Casement Window – Assembled as a complete operating unit, casement windows feature a combination of window frame, sash, weather-strip, and concealed hinges. Operating casements are hinged on one side, or at the top or bottom. They typically have a crank handle for smooth opening and closing.

Double Hung Window – These windows have two movable sashes, which allow them to slide open vertically. Coil spring blocks and tackle balancing devices keep them up when in the open position.

Single Hung Window – This window looks like a double hung window, but the upper sash is fixed. Only the bottom sash moves up and down.

Frame – This is the stationary part of the window that encloses the glass or sash, made up of the following parts:

  • Head Jamb – The horizontal component along the top of the frame.
  • Sill – The horizontal component along the bottom of the fame.
  • Side Jamb – The vertical components along the sides of the frame.
  • Jamb Liner – The covering over the space between the window frame and the finished interior wall.
  • Jamb Extension – An addition to a standard jamb to adapt the window unit to a deeper wall thickness.

Sash – The operating and/or stationary portion of the window that’s separate from the frame unit is called the sash. It includes the following parts:

  • Stiles – The vertical component along the sides of the sash.
  • Rails – The horizontal components along the top and bottom of the sash.
  • Check Rails – The horizontal components that meet in the middle of a double hung and single hung window.
  • Muntin Bars – The divisional components that extend from rail to rail or stile to stile to create the look of smaller individual panes, usually used when historical accuracy is important.

Sash Lock This locking device holds a window shut, with larger units utilizing two locks.

As always, if you have any questions about windows, doors or what will work best for you project, CONTACT US today. In our next blog we will tackle the different parts of a door so stay tuned! To view more videos about windows and their various parts, click HERE.

Six Solutions for Drafty Windows This Winter

It’s officially winter and you can feel the chill outside. However, if you are feeling that chill inside, it is time to check your windows and get them ready for winter as well. This process, known as winterizing, will prevent both the frigid drafts from plummeting temperatures and the peaks of rising utility bills.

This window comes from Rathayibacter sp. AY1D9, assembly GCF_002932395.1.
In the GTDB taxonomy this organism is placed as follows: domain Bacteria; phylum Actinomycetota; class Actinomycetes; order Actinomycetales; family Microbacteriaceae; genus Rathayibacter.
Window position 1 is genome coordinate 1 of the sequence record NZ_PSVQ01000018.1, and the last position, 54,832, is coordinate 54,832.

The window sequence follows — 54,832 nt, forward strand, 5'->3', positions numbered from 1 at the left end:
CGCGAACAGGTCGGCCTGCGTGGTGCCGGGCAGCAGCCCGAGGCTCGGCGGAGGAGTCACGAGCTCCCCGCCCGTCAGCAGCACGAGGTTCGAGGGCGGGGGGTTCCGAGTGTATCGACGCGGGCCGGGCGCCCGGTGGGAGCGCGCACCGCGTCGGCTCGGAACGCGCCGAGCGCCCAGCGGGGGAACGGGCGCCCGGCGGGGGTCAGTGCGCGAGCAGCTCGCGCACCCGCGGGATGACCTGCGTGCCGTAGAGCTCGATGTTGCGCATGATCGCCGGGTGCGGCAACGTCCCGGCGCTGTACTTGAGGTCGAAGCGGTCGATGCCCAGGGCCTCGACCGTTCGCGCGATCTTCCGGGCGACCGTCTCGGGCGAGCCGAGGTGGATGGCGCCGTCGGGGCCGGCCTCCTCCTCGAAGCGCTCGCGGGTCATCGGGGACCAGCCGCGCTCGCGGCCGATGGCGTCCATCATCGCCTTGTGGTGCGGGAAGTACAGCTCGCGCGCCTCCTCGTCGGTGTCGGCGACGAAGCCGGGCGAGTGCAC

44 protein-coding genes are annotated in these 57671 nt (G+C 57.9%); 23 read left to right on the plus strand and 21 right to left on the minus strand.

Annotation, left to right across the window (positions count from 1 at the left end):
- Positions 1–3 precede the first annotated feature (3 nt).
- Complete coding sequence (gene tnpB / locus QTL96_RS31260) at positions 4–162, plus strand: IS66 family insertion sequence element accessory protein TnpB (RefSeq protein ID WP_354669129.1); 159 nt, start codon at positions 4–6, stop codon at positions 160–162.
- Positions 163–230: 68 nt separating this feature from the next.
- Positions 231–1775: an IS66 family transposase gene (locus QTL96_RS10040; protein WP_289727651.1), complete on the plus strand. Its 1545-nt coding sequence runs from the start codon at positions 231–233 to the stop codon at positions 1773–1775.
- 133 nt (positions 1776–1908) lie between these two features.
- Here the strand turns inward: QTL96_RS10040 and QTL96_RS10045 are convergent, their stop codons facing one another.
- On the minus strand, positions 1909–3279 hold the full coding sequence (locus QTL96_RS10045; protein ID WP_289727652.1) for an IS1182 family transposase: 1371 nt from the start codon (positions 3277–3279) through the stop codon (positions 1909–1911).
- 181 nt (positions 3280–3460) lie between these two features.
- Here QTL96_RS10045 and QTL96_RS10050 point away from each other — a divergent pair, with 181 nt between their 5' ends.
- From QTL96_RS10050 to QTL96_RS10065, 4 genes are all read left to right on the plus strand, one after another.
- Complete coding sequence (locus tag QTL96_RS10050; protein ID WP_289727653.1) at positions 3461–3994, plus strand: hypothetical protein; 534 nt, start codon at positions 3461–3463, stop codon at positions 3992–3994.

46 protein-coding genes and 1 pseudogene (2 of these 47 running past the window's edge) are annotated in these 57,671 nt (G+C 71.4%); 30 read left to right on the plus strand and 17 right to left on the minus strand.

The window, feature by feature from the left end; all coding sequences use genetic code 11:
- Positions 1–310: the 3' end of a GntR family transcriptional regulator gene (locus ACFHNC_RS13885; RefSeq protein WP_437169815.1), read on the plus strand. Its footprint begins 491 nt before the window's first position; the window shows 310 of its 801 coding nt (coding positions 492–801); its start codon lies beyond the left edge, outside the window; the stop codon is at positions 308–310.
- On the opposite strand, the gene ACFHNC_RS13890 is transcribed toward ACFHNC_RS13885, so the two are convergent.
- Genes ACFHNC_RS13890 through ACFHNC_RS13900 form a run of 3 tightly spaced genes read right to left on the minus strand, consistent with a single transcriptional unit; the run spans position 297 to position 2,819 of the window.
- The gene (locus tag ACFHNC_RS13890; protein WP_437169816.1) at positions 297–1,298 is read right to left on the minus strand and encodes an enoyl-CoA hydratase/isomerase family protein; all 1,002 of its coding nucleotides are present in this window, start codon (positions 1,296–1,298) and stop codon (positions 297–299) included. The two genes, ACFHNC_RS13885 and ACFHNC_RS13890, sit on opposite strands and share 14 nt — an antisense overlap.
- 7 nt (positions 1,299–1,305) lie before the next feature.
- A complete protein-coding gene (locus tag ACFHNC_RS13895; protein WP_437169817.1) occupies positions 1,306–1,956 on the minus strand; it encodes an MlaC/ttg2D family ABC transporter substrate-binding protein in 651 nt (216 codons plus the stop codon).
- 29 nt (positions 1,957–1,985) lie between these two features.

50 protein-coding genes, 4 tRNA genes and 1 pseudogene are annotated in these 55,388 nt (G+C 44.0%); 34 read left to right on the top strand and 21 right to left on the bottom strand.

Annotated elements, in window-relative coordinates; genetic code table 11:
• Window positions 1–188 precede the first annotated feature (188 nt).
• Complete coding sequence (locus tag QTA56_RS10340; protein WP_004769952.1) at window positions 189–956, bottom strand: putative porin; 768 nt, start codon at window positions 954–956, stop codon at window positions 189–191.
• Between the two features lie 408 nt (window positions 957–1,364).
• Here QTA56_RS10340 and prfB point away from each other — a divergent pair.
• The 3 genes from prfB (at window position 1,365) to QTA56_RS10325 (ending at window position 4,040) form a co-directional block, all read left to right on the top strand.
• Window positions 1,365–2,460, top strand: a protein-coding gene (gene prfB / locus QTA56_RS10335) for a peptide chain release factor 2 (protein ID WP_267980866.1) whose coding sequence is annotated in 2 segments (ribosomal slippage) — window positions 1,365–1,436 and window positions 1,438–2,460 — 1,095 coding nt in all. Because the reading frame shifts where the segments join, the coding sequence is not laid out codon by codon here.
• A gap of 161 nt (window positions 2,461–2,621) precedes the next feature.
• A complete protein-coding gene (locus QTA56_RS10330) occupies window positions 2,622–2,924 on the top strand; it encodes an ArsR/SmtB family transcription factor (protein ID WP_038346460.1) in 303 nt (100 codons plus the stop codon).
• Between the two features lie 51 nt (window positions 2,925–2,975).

How to Winterize Your Windows:

1) Prepare the Window

Before you begin the winterizing process, make sure that your windows are clean. This can be done whenever the weather is temperate enough for the windows to be properly washed. Starting with a clean slate, examine the exterior windows for any gaps, check the caulk seal and note any other repairs that need to be made.

2) Close and Lock Your Windows

Next, be sure to close and lock all your windows. This action sets the window sashes into the correct position in the window frame, eliminating any unnecessary openings.  It maximizes the windows energy efficient features.

3) Caulk

Re-caulking windows is one of the most cost-effective ways of eliminating any leaks and drafts. First, check the exterior part of the window and then move on to the interior window, checking for any gaps and caulk that is old or missing. Be sure to remove the old caulk before you add the new caulk — it is easily removed with a putty knife or other tool.

4) Weatherstripping

After checking the caulk seal, check the weatherstripping around the windows. According to Craig Rowe at The Door Store and Windows, who has 25 years of experience in the door installation and service business, “the most important thing to address on any window is the weatherstripping. Making sure the contacts are clean so they seal well” is top priority. Weatherstripping is usually located on the sashes, which are the parts of your window that move.  Look for any tears, disintegration or missing pieces of weatherstripping that need to be replaced. Weatherstripping can be foam, hard inserts or rubber tubing, all effective in creating a barrier to the cold.